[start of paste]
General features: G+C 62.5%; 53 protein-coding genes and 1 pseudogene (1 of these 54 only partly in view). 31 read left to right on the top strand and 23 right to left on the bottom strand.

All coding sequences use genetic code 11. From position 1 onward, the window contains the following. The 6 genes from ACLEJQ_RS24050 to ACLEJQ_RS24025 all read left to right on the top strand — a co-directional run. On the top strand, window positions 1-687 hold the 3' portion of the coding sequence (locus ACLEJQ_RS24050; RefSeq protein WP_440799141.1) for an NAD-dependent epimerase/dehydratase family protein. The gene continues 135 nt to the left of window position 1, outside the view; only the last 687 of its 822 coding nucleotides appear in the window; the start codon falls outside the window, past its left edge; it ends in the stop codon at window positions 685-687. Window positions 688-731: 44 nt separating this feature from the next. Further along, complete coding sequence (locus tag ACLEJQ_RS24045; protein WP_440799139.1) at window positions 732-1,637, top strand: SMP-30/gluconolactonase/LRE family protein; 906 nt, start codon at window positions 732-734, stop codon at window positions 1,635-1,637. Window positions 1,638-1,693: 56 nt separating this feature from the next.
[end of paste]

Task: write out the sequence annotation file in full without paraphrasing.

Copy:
General features: G+C 62.5%; 53 protein-coding genes and 1 pseudogene (1 of these 54 only partly in view). 31 read left to right on the top strand and 23 right to left on the bottom strand.

All coding sequences use genetic code 11. From position 1 onward, the window contains the following. The 6 genes from ACLEJQ_RS24050 to ACLEJQ_RS24025 all read left to right on the top strand — a co-directional run. On the top strand, window positions 1-687 hold the 3' portion of the coding sequence (locus ACLEJQ_RS24050; RefSeq protein WP_440799141.1) for an NAD-dependent epimerase/dehydratase family protein. The gene continues 135 nt to the left of window position 1, outside the view; only the last 687 of its 822 coding nucleotides appear in the window; the start codon falls outside the window, past its left edge; it ends in the stop codon at window positions 685-687. Window positions 688-731: 44 nt separating this feature from the next. Further along, complete coding sequence (locus tag ACLEJQ_RS24045; protein WP_440799139.1) at window positions 732-1,637, top strand: SMP-30/gluconolactonase/LRE family protein; 906 nt, start codon at window positions 732-734, stop codon at window positions 1,635-1,637. Window positions 1,638-1,693: 56 nt separating this feature from the next.